The definition of an inhospitable environment for people. Yet this is the linkage between Slavic Village and downtown Cleveland. This view looks southeast on Broadway Avenue from the Greater Cleveland Regional Transit Authority’s rapid transit station. This road is also heavily used by multiple bus lines. The shipping container yard (and future jail site?) is down the hill, below the right side of the road. A newly built self-storage facility is on the left side of Broadway (Google).
Just across the tracks, including those used by the Greater Cleveland Regional Transit Authority (GCRTA) for its Red, Blue and Green lines rapid transit routes, is the Northeast Reintegration Center. It’s a minimum-security women’s prison for preparing them to re-enter society. Just beyond that is the United States Postal Service’s main post office for Cleveland.
GCRTA’s Tri-C/Campus District Station is a use that could benefit greatly from the jail being located here just as the jail could benefit from being close to the Rapid. But both would depend on how the jail is designed to enhance pedestrian, bike and transit accessibility.
Currently, Broadway past my preferred jail site is an inhospitable environment for human beings. It’s nothing more than a traffic sewer, minus the traffic. But it could be something much better and the jail — yes, a jail — can help improve this environment and improve non-vehicular links between Slavic Village and downtown.
GCRTA in 2018 replaced its Tri-C/Campus District Station with a more modern, handicapped-accessible facility for $7.5 million. It considered closing the little-used station. But Campus District and city officials promised to support nearby developments and pedestrian enhancements that could increase boardings there.
The Slavic Village-Downtown Connector Phase Two 2 multi-purpose trail, which is on Cuyahoga County’s trail plan, was awarded federal funding to design it. That trail, along with a jail designed with a strong street presence, could help create a more hospitable environment for walking and biking along Broadway to/from the jail and nearby Rapid station (Metroparks).
The Cleveland Metroparks recently won federal funding for design work for the Slavic Village-Downtown Connector Phase Two North which appears to route the trail along Broadway. That would be a good start to enhance pedestrian access to the Rapid station and jail. But the surrounding environment remains harsh. The jail could remedy that.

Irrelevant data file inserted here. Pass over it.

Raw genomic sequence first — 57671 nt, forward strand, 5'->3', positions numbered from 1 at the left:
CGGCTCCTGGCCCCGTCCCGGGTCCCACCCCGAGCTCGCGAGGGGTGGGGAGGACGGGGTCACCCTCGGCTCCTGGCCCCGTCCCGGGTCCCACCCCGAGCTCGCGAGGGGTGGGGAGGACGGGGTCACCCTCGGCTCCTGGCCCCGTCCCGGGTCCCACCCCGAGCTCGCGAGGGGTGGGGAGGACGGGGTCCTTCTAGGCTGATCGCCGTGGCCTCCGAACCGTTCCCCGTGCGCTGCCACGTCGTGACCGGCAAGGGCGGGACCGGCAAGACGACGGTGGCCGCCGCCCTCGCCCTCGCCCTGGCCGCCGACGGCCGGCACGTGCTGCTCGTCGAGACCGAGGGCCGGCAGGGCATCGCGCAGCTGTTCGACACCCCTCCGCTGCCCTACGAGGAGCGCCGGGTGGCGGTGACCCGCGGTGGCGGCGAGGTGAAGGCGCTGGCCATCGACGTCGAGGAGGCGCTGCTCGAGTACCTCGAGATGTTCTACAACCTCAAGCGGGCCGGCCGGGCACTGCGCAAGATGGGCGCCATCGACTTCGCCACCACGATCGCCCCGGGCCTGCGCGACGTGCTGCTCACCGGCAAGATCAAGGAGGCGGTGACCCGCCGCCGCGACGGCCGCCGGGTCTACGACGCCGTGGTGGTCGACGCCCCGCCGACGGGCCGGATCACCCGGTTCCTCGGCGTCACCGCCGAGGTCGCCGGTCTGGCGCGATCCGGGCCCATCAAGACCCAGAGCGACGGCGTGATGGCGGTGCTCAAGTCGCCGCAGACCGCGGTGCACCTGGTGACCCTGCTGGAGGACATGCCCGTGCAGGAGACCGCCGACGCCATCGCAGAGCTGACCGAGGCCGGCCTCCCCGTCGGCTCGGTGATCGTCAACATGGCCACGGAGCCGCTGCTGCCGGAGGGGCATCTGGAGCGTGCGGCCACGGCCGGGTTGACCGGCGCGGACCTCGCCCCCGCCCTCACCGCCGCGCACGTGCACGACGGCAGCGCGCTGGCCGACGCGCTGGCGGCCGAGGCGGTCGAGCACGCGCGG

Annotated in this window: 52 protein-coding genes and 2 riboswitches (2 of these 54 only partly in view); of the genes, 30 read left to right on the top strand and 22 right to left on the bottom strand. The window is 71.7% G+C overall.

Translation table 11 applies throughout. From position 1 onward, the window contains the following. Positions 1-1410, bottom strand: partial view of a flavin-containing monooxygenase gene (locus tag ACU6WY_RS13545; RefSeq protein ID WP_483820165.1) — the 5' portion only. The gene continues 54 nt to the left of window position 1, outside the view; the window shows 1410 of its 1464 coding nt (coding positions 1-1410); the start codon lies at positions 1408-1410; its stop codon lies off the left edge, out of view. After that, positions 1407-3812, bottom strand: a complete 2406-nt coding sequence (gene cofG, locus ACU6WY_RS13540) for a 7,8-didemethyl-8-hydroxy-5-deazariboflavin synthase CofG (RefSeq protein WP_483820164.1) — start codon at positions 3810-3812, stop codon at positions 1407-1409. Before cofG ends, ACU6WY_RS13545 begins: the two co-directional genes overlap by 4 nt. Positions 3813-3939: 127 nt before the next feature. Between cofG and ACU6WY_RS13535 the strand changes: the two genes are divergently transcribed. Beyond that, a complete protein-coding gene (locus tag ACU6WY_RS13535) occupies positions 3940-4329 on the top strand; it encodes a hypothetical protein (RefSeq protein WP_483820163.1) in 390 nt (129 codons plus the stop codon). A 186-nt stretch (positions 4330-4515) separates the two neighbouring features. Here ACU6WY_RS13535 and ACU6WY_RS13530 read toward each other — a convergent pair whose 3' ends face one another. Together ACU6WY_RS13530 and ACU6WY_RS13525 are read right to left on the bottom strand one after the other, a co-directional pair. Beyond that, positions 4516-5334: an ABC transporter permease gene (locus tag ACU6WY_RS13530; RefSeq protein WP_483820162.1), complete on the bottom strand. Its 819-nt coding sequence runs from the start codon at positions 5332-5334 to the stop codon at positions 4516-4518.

Once the trail is designed, then construction funding could be pursued. As part of its landscaping/accessibility plan, a jail located on the intermodal truck terminal below Broadway could provide a local share of funding for the trail.
One challenge to this goal is topography. The jail site is roughly 60 feet below Broadway. If fill dirt and/or a parking structure were added next to Broadway, the jail facility could “step up” to street level atop the fill and/or parking deck.
There, an administration/support building would have a commanding view of the jail below. And this administration/support building, designed with a strong street presence along Broadway and some mature trees could make for an inviting setting for walking and biking.
Across the street, let’s get rid of the newly built self-storage units while we’re at it. Why is it that these land uses which contribute zero ridership to GCRTA always find their way next to Rapid stations? Instead, replace it and the surrounding 8 acres of desolate land with a proposed 90,000-square-foot office building for the Cuyahoga County Sheriff’s department.
Before the Kingsbury Run lowlands below Broadway Avenue were an intermodal yard, it was Standard Oil Co.’s No. 1 refinery, dating back to the 19th-century origins of John D. Rockefeller’s conglomerate. In this scene captured from Broadway in 1972, the facility was in its final years before closure as a Norfolk & Western freight train rumbles by on Erie-Lackawanna tracks (Dave McKay).
Next to it, build a modest parking deck for the sheriff’s office and jail visitors with its ground floor along Broadway having storefronts along the sidewalk. Potential tenants could include a coffee shop, fast food restaurant or two, law firms, bail bonds, dry cleaners, etc. The 700+ employees of the jail and sheriff’s office need someplace nearby to get lunch or take a break.
Combined, these uses could dramatically change this dead stretch of Broadway, increase transit ridership at a lightly used Rapid station and create a more humane streetscape between Slavic Village and downtown.
With the jail moving out of a transit-accessible, walkable downtown, the county should strive to create a land-use setting that continues to support transit use, walking and biking.
Creating a pedestrian-friendly setting along Broadway would encourage jail workers and visitors to use the nearby Rapid station. And downtown lawyers and paralegals visiting clients at the jail would be just a short ride away on the Rapid, with an attractive, walkable setting awaiting them at the Tri-C/Campus District Station.
It’s not often that a jail can be used to improve the city and create a more humane environment for people while promoting active transportation. But developing the new Cuyahoga County Corrections Center on the Universal Intermodal site and with a street presence along Broadway can do that while reconnecting neighborhoods and transit stations to activity centers.